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  • “A Requirement of the Age Supplied”: Thomas Atkins & Son and the Business of Water Filtering
  • James Gregory (bio)

Other things being equal, of two nations at war with each other the one that manages to supply the soldiers of its army with wholesome food to eat and pure water to drink, will always conquer. What Tommy Atkins wants is “bulk on his inside,” and he wants it pure.

(“After-Thoughts” 169) [End Page 216]

So observed a Chicago medical journal in 1898. Tommy Atkins was the representative British soldier’s nickname in the nineteenth century; his equipment for Victoria’s “little wars” in Africa and elsewhere included a “pocket” moulded-carbon water filter produced by Thomas Atkins & Son. Captain Walter Ludlow wrote in Zululand and Cetewayo (1882) that had “each man been provided with one of Atkin’s [sic] pocket filters, there would not have been half the sickness among the troops” (97), and Pearson’s Magazine noted in 1903 the “curious coincidence” that the regulation army water filter was known as the “Atkins” (Fitzgerald 249). Pure water was not only a precious commodity for the British armed forces but also valued by civilian travellers abroad. Of course, water filters were also used and valued in the British domestic sphere, in which access to clean water for drinking and washing was a major concern. While there are only fleeting references to commercially produced water filters, such as the Atkins filter, in Victorian literature (in, for example, Charles Reade’s A Terrible Temptation [129]), these items and their makers warrant closer examination than they have received to date.1

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Fig. 1.

Glazed earthenware water filter manufactured by Atkins of Fleet Street.

Illustration by author.

Atkins was a gas engineer, a supporter of Owenite socialism from the 1840s, and a leading manufacturer of domestic filters. As Atkins told a meeting of engineers at the Royal Society of Arts, he had studied the question of water filtration for about a decade before he acquired Charles Harrison’s filtration business in 1860 (“Discussion”). The filters he made and sold were available as glass decanters or in earthenware or stoneware vessels; figure 1 shows an example produced by his son Frank Atkins.2 This short essay about [End Page 217] Victorian-era water filters draws on my ongoing research on Atkins and his associates in order to explore the design, marketing, and use of these easily overlooked but far from insignificant objects.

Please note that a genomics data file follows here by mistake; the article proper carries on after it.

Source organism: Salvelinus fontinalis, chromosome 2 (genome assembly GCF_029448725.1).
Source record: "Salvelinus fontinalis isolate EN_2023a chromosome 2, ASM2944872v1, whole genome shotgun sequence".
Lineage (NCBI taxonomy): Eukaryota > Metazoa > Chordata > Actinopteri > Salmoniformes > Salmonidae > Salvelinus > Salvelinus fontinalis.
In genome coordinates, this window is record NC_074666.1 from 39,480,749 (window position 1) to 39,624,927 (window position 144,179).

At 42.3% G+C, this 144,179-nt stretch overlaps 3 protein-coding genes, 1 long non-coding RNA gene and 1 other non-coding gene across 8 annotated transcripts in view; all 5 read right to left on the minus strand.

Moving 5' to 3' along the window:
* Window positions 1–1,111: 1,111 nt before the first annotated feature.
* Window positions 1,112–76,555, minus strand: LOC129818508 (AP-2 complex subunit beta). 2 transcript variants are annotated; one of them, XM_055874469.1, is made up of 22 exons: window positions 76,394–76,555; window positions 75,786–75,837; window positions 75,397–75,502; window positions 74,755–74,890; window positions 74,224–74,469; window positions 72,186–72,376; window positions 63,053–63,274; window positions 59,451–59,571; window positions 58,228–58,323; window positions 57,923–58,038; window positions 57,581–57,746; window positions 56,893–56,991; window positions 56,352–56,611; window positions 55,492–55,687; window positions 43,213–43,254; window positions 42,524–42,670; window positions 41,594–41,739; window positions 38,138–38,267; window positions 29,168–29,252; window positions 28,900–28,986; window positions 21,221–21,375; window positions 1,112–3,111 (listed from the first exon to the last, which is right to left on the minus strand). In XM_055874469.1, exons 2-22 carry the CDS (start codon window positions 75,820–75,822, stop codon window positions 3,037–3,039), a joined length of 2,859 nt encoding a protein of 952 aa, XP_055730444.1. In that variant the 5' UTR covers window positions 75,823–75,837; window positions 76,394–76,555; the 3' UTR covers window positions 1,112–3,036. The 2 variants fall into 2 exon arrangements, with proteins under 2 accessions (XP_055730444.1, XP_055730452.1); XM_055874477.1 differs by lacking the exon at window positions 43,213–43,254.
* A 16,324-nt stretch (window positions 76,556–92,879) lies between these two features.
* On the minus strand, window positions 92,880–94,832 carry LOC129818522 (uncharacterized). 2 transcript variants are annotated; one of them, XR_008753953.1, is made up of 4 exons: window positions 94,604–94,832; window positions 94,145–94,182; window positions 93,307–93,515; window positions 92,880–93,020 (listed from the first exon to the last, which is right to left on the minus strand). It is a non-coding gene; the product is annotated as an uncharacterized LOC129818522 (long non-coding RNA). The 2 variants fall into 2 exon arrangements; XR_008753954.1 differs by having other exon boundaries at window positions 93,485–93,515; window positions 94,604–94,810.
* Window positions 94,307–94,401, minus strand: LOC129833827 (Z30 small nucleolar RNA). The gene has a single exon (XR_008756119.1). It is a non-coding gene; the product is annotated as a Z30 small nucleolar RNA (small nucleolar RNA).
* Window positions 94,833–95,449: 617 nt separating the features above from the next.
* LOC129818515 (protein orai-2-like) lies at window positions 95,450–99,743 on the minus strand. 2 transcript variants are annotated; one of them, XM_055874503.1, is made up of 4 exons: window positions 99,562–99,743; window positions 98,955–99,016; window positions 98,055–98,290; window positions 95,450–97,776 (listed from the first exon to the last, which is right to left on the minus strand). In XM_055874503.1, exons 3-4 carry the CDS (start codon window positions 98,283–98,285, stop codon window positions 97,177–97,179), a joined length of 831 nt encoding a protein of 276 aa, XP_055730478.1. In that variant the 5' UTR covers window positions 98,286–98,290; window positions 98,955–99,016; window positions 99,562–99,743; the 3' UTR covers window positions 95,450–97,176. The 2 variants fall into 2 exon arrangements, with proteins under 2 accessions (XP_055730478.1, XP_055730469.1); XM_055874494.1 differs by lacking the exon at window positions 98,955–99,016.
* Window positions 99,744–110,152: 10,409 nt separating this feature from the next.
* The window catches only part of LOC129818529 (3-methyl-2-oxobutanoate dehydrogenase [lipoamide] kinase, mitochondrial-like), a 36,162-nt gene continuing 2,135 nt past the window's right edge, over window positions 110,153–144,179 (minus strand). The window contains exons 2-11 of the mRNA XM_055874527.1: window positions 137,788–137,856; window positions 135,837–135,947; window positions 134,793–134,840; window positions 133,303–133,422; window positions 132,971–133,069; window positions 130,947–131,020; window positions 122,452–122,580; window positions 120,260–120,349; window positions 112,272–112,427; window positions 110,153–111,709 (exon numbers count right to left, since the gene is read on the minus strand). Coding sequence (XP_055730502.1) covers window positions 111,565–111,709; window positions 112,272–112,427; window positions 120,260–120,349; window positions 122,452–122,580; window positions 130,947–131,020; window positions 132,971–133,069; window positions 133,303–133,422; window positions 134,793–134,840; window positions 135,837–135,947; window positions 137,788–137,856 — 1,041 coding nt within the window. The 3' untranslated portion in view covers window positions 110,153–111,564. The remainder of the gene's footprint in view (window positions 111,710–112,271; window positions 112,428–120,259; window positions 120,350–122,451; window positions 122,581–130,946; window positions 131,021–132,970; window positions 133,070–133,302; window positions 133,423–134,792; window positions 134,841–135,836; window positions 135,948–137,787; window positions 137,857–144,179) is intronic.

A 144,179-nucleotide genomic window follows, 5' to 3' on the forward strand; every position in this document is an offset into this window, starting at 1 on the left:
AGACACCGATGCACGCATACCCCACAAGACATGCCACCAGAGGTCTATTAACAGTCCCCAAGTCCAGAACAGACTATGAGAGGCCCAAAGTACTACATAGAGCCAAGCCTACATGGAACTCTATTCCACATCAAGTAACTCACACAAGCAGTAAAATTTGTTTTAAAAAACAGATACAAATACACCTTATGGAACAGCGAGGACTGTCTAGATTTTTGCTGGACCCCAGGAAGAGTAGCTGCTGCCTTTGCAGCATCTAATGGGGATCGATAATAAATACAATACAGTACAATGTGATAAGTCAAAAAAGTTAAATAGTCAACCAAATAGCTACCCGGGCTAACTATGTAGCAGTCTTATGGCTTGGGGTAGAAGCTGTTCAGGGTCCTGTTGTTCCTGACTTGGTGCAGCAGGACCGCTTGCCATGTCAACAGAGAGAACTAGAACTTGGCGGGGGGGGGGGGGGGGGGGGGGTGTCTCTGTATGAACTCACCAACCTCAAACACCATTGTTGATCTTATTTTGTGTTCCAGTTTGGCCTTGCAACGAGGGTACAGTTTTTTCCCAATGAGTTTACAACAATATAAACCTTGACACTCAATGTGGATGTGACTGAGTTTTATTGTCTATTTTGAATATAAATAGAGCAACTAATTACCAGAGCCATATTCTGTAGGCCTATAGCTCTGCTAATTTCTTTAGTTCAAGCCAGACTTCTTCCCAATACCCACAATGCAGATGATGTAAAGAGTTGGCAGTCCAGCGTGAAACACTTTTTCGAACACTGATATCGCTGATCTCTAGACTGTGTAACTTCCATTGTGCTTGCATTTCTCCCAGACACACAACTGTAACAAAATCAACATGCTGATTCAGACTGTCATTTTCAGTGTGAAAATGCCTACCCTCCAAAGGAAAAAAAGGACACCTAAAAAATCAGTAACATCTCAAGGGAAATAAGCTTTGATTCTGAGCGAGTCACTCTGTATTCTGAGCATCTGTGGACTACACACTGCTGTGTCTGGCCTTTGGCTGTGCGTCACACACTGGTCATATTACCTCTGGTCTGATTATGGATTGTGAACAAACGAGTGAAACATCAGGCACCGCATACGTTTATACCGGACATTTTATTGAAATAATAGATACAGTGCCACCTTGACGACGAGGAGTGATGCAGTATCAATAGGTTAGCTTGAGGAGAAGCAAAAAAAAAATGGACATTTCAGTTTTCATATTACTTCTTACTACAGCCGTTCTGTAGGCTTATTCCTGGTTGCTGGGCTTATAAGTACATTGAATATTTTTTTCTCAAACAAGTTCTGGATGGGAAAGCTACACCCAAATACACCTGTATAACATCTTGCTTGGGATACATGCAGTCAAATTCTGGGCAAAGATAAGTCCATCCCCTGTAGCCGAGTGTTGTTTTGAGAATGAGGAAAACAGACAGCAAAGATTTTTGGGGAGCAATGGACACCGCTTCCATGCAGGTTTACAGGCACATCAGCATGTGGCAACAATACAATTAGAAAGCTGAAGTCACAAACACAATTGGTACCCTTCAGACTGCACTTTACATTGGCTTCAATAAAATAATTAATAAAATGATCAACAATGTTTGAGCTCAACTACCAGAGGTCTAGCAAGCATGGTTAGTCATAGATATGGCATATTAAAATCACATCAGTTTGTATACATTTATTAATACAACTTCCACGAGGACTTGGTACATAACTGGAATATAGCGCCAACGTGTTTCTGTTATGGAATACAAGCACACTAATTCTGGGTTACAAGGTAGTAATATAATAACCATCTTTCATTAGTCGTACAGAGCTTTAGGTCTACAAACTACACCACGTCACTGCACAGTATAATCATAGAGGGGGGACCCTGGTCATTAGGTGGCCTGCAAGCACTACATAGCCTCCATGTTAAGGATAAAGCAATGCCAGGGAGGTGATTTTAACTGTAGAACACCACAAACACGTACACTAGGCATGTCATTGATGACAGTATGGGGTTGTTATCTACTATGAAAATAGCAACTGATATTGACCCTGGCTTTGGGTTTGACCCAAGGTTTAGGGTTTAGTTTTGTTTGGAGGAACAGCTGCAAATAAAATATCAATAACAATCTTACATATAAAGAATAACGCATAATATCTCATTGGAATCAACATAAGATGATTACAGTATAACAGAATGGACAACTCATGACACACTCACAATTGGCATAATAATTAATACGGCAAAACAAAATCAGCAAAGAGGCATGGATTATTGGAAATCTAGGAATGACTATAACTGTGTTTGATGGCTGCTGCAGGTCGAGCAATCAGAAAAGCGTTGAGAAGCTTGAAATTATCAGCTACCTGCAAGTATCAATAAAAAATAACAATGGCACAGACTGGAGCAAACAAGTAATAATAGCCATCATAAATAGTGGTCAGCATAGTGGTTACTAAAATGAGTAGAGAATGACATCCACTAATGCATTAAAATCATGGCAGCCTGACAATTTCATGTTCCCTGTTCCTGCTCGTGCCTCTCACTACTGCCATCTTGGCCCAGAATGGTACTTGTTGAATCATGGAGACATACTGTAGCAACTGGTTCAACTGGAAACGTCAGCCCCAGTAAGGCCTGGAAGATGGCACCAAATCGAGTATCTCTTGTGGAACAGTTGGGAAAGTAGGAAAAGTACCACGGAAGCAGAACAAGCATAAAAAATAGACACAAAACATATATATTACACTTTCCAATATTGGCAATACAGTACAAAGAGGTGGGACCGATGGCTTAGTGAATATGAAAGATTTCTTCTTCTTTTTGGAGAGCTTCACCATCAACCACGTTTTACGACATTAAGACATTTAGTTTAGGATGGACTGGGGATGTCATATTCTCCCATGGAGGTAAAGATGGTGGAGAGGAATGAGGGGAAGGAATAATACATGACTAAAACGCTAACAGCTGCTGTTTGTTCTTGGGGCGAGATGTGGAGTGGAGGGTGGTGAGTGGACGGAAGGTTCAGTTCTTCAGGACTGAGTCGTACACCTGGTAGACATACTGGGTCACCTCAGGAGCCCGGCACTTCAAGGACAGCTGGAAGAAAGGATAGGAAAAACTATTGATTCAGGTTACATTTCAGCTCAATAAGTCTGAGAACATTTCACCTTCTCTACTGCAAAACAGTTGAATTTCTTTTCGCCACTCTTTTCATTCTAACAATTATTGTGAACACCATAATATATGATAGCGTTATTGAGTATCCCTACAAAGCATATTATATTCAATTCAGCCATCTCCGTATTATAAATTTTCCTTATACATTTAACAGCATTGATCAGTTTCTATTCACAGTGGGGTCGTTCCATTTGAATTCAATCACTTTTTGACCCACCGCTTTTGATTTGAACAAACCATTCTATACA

A notice in the London newspaper the Morning Advertiser on 22 July 1862 proposed that “next to the standing problems of perpetual motion, there is probably no other object of human ingenuity upon which so many efforts have been expended.” As this comment indicates, developing filter technology involved much scientific investigation. Nineteenth-century discourse on water drinking expressed and spread fear about the invisible dangers of contamination even in water that appeared “perfectly limpid . . . beautifully transparent and sparkling” (Morning Advertiser). Although the efficacy of their products is difficult to assess, Atkins and his commercial rivals claimed their inventions filtered out impurities and purified water, securing users a safe supply for drinking.

Primitive ways of filtering water included using hollowed-out porous stone, and sanitary reformers proposed cheap alternatives to the expensive equipment used by the middle class. During an outbreak of cholera in 1866, one metropolitan newspaper described a “poor man’s filter,” a flowerpot plugged with sponge and containing layers of powdered charcoal, sand, pebbles, coarse gravel, and stones (London Standard). Commercial filters came in various forms and made use of filtering materials that included loose charcoal, wood shavings, iron filings, and asbestos. Atkins’s filter employed finely powdered animal charcoal to which “Norway tar, mixed with a combination of other combustible ingredients, equally finely powdered” was added. Mixed with liquid pitch and kneaded into a paste, the filtering medium was moulded into blocks of varying sizes. These were then subjected to such intense heat that what was left, still in the same shape, was pure carbon “radiated with innumerable extremely fine pores and interstices, from which the combustible ingredients have been burnt out” (Vigilans, Hints to Sanitary Legislators, qtd. in Gori 50).



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pp. 216-221
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